In a new episode of Chelsea Handler’s Netflix show, Chelsea, actress Hilary Swank shares an insane tale of how she’s experienced pay inequality in Hollywood firsthand. Swank tells the story during a dinner party segment of Handler’s show. The other guests at the table: Selma director Ava DuVernay, actress Connie Britton, and Miss USA Deshauna Barber. In case you aren’t aware, Swank is a critically-acclaimed actress. She’s won not one, but two Oscars—the first in 2000 for Boys Don’t Cry and the second in 2005 for Million Dollar Baby. But that didn’t stop a studio from trying to pay her way less than an Oscar-less male actor.
Swank tells the women that a few films after Million Dollar Baby, she was offered a movie role where she’d co-star alongside an actor who had no critical success—meaning, no Oscars. But, she says, the actor was considered “hot” by the industry. The studio wanted to pay Swank just five percent of what they’d pay the “hot” actor. “He got offered $10 million, and I got offered $500,000,” Swank says.
The women at the table are, rightfully, shocked. “This was after two Academy Awards?” Handler asks again, just to clarify. And Swank confirms. “What are you talking about?” Britton says angrily. “I believe it,” DuVernay adds.
Swank stood her ground and said no to the project, but she says the studio found a lesser-known actress who took the role for just $50,000—an even bigger pay disparity. “They made a savings of $450,000—probably to give the guy his bonuses,” Swank says.
Welcome to just another sad example of the gender wage gap in Hollywood. Yes, $500,000 for a film might seem a lot to us mere mortals, but offering Swank—again, a two-time Oscar winner—just five percent of her supposedly “hot” co-star’s salary is demeaning. Swank’s not the first actress to speak up about the insidious gender wage gap in Hollywood. Robin Wright revealed earlier this year that she had to demand equal pay to her House of Cards co-star Kevin Spacey, and Jennifer Lawrence wrote an essay for Lenny Letter last year addressing the issue, simply titled, “Why Do I Make Less Than My Male Co‑Stars?” Lawrence had a rude awakening when she discovered her male American Hustle co-stars earned more than her.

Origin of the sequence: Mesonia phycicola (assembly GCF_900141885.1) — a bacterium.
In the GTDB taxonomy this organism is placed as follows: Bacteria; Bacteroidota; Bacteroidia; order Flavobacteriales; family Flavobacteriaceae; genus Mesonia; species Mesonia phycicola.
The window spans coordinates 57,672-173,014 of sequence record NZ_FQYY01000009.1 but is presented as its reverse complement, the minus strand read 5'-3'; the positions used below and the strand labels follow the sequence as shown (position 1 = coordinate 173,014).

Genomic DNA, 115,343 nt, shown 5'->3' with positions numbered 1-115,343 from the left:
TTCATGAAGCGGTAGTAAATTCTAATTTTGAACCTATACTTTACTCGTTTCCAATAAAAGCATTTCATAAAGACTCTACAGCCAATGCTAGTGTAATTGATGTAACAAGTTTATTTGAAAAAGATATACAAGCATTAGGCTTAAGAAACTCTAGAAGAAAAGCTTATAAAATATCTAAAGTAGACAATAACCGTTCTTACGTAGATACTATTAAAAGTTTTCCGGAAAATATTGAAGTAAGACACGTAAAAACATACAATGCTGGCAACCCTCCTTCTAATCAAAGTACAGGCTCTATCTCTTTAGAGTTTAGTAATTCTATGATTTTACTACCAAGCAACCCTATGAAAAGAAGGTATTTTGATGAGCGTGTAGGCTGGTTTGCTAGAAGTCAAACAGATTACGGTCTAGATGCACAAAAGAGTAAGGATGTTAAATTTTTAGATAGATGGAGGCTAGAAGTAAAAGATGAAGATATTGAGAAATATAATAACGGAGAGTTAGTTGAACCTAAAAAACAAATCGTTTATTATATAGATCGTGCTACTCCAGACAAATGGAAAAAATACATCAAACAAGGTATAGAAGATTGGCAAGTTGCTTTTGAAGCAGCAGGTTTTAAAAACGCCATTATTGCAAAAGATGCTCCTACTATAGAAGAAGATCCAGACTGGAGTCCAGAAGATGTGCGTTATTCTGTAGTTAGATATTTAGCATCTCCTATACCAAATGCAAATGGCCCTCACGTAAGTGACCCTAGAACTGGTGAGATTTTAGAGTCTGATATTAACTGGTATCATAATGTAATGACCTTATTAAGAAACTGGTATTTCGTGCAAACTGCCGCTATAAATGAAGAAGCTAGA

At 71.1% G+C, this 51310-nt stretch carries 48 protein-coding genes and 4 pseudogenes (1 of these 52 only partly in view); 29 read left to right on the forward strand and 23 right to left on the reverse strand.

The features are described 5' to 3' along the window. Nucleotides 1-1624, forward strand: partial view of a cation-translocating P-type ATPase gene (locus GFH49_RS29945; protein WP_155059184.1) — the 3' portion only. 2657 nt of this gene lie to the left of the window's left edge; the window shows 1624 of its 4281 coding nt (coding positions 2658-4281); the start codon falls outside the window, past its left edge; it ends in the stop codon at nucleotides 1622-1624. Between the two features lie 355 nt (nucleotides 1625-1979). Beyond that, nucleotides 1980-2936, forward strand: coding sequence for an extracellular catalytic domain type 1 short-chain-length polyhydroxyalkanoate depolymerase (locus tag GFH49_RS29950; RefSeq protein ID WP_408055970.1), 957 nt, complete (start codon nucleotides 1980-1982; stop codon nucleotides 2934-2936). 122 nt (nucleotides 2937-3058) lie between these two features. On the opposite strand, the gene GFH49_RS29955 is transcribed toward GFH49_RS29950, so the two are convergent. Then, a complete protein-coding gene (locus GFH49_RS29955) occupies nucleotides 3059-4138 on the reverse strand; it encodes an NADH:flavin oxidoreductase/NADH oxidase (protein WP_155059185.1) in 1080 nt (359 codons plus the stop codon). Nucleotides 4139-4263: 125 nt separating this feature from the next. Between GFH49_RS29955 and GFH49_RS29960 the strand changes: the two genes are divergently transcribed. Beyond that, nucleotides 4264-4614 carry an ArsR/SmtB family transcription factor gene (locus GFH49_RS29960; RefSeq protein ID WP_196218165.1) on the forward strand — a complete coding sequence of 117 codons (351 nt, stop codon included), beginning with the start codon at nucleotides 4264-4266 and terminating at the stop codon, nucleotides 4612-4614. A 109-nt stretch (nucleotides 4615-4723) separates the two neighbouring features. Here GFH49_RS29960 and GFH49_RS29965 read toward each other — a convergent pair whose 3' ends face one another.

Swank also shared on Chelsea that she was only paid $3,000 for her Oscar-winning role in Boys Don’t Cry. She didn’t even earn health insurance because of the low salary. “In order to have health insurance, you have to make $5,000 dollars,” she said. “So I didn’t even know I didn’t have health insurance until I went in and tried to get a prescription filled.”
Obviously, Swank’s come a long way from that $3,000 salary, but she earned her right to higher pay because of her insane talent. If a studio is going to pay Swank less than a less accomplished male co-star, that’s simply just not right. And this isn’t just happening in Hollywood. Gender parity is an issue across industries and across the world, and it’s not acceptable. On average, women in the U.S. workforce earn just 80 cents for every dollar earned by a man, according to the Institute for Women’s Policy Research. Thank you, Swank, for standing up for the pay you deserve and for calling out the gender wage gap when it reared its ugly head.
Watch Hilary Swank talk about gender pay inequality in Hollywood below.